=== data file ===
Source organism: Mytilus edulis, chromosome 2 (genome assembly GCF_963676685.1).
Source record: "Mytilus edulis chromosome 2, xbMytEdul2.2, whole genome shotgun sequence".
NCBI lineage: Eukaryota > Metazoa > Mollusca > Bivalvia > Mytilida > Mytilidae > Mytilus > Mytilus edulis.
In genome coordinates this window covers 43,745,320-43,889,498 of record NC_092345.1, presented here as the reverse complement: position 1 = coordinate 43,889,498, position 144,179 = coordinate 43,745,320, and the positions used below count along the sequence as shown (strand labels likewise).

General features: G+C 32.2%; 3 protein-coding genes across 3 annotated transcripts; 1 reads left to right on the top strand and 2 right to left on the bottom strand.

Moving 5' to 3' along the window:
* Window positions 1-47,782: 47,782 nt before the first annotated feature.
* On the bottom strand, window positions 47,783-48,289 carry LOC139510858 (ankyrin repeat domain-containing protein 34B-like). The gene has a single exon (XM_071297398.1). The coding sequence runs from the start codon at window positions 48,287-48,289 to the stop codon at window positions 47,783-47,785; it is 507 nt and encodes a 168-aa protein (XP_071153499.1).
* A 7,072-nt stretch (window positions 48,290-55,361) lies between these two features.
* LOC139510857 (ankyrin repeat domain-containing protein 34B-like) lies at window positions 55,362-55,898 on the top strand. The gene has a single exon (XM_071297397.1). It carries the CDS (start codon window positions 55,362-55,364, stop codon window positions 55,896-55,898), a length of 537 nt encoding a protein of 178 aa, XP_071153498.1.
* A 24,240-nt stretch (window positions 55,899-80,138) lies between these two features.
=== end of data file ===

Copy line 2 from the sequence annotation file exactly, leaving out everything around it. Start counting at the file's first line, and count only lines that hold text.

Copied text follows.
Source record: "Mytilus edulis chromosome 2, xbMytEdul2.2, whole genome shotgun sequence".